25 Jun 2021

Helping To Make The City A Better Place

I grew up in Iran a dutiful Shiite Muslim, but I never really had a true heart for this religion but it wasn’t until we moved to Vancouver that I considered following anything else. It was my mother who first met Jesus when she was invited along to Coastal Church by a friend and was so overcome by God’s love that she accepted Jesus into her life. A few years later, I too was drawn to Christianity and was bapitzed in English Bay in 2004!

Within a year, God shook up the plans I had for my life and directed me towards Bible college where I met my now wife! A year into our studies, we married and when I graduated, I got involved as an outreach worker with the homeless in Vancouver. Here, my love for outreach became deep-rooted and a desire to care for the marginalized and engage in community development started to grow. In 2014, I became a Campus Pastor at Coastal Church pastoral team and launched a congregation in the Downtown Eastside (DTES) – Vancouver’s oldest and poorest neighbourhood. Quickly after this, with our compassion and concern for our poorest neighbours, and long-term commitment to community transformation, we launched an Eden Downtown Eastside team with a social enterprise coffee shop: the Coastal Eden Cafe!

The café is dedicated to providing a welcoming space for people of all walks of life – not to mention exceptional coffee and food, and was inspired by our Message Trust family over in the UK. Having seen how The Mess Café over there supports those from broken backgrounds as they rebuild their lives, we knew we had to replicate that here in Vancouver as we reach the marginalized, coming alongside them and discipling them in their journey with Jesus. I just love being involved in the café and seeing first-hand what God is doing in the lives of those who we meet day in, day out.

I believe that for Christians to be effective in reaching and transforming their neighbourhoods, it is vital to have a clear understanding that we serve a mission-focused God. God first sent his Son to the world and then his Spirit to fill his church, so we, too, could be sent as his agents of change and ambassadors of hope to the broken, materially poor, marginalized, chronically ill and oppressed. We are called by God to bring the good news to those who are anxious and burdened, despondent and rejected.

To do this, the local church needs to be in close proximity to the people they are wanting to reach with the gospel in order to make disciples for Christ. When we are living among those on the edge of society, their pain and problems become more visible and louder to us. When the people of God choose to live in high crime, high unemployment neighbourhoods and send their children to under-resourced schools, the issues of their community become their issues.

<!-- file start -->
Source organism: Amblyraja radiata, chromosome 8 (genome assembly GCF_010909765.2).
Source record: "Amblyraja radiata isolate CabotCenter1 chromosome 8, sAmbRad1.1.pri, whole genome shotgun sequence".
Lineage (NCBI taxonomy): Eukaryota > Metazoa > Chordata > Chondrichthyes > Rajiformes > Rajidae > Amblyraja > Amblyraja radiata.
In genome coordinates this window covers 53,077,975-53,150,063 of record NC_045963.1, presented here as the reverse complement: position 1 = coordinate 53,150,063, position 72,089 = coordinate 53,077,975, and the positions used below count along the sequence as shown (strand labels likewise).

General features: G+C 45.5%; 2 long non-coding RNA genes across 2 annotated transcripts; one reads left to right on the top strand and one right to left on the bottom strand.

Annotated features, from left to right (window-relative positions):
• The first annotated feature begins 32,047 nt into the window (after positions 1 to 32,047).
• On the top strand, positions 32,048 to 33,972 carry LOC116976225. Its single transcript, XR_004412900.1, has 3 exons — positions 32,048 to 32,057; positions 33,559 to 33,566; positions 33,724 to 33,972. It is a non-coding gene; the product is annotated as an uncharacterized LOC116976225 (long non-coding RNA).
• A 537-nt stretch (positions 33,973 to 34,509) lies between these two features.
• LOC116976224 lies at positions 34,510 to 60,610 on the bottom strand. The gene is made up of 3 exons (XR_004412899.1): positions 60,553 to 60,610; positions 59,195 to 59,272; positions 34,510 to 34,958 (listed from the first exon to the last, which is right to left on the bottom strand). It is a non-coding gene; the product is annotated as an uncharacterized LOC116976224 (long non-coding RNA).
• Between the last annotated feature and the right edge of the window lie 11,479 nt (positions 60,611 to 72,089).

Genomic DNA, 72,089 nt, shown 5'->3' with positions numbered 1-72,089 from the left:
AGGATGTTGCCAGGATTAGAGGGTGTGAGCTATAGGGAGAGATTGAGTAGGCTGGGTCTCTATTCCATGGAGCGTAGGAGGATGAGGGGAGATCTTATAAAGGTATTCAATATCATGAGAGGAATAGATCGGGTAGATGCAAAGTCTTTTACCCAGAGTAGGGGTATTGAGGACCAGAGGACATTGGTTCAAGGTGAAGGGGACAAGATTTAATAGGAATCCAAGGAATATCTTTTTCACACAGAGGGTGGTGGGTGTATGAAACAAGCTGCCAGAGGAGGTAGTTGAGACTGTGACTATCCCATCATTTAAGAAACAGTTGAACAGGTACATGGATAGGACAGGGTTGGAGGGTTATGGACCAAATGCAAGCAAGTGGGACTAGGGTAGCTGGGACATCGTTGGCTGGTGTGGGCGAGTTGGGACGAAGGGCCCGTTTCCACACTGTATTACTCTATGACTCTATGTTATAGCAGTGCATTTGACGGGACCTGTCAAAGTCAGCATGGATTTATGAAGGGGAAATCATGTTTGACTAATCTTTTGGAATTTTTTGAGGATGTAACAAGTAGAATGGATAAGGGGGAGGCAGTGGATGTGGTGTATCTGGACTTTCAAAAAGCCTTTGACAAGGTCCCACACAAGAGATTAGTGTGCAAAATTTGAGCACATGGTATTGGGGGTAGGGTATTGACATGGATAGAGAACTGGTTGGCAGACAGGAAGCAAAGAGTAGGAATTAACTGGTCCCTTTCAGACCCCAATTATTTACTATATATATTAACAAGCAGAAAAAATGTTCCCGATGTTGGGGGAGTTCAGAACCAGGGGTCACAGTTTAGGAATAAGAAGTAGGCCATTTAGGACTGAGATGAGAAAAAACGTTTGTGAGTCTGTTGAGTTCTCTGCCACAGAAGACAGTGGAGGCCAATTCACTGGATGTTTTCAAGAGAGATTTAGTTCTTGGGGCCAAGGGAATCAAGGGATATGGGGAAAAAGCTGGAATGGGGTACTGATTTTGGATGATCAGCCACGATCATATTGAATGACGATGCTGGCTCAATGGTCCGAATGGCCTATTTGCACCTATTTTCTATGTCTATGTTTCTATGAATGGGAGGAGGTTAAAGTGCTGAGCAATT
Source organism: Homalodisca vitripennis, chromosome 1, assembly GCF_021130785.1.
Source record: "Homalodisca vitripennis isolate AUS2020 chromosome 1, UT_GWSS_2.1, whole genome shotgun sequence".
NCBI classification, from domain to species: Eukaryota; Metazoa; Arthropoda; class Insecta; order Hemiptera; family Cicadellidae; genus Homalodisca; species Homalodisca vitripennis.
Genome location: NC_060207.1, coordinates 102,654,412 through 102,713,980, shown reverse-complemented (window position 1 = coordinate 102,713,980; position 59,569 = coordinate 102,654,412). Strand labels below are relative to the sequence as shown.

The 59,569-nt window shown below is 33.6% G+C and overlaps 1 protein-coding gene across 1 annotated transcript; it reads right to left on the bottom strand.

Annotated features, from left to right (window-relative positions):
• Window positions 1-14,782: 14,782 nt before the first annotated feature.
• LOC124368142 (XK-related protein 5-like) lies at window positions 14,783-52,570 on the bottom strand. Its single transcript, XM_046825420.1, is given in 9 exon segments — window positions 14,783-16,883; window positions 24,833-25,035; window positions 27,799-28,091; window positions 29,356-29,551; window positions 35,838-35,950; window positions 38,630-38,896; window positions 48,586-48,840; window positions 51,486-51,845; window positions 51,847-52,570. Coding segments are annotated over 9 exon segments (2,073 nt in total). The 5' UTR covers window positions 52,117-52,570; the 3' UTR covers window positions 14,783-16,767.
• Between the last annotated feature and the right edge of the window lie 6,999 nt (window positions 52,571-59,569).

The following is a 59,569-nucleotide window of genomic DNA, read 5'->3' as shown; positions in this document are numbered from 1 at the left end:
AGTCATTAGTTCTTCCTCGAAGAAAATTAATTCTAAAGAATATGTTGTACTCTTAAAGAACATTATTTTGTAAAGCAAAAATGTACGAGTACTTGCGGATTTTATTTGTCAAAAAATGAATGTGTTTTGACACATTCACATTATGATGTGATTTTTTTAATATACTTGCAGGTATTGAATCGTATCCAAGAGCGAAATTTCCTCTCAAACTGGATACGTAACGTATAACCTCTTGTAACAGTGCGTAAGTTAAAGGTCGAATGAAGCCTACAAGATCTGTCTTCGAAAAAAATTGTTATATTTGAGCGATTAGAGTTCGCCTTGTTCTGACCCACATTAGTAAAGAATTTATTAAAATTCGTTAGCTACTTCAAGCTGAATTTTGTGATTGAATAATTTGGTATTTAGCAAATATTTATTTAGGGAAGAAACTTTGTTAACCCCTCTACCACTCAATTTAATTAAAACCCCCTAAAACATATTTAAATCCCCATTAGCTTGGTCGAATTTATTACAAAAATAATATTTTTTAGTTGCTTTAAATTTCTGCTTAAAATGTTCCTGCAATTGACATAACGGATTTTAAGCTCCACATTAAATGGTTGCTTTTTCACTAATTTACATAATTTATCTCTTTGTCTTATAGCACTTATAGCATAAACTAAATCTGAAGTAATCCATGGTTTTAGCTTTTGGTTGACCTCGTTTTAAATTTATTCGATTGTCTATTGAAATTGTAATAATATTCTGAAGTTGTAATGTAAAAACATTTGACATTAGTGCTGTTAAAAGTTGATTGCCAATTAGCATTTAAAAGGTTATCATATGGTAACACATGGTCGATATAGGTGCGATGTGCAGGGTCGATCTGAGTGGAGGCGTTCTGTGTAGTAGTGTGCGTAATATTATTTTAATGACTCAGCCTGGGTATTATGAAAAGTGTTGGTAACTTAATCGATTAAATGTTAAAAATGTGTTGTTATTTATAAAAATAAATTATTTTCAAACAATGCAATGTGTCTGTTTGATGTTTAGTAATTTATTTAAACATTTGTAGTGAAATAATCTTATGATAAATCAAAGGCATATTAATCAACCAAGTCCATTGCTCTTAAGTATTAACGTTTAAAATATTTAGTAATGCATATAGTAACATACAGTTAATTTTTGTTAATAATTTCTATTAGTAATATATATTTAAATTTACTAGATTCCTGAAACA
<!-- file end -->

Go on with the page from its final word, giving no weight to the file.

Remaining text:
The approach of sending missionaries to live long-term in close proximity with the poor is what the Eden team is all about. Eden sends and supports people who are called by God to a certain geography and demography to live sacrificially, love their neighbours and share the gospel. It’s a privilege to be God’s hands and feet in these communities that really need the love of Jesus but it’s not without its challenges. I have been physically and verbally assaulted on many occasions, our car is often broken into, many of our neighbours live in a tent city that has grown opposite our home and others live on sidewalks and litter the neighbourhood with used needles and crack pipes. We have lost friends and congregation members to drug overdoses, stabbings and suicides brought on by a life struggling with addiction, mental illness and crime.

Nonetheless, through all of the difficulties, we have also been greatly loved and appreciated for our presence and our work, we have experienced God’s sustaining grace and comfort, we have learned what it means to count it as joy when we face all kinds of trials, and my children have grown in their understanding of God’s love, grown in compassion and love for the poor and they pray daily for God’s intervention for their neighbours. That in itself is a huge gift – to have my children grow up with a heart for the poor, oppressed and broken-hearted.

So my challenge to you reading this article is not to forget the poor. The poor need access to justice and equity, for which the church should advocate and, most importantly, they need access to the gospel for Jesus proclaimed, ‘…the Spirit of the Lord is on me, because he has anointed me to proclaim the good news to the poor. He has sent me to proclaim freedom for the prisoners and recovery of sight for the blind, to set the oppressed free, to proclaim the year of the Lord’s favour…’ Luke 4:18-19.

It may be that God is asking you to live as salt and light in community with the least, the last and the lost? If so, welcome to the most exciting way to live for Christ. You are not alone in this adventure!

By Fari Maghami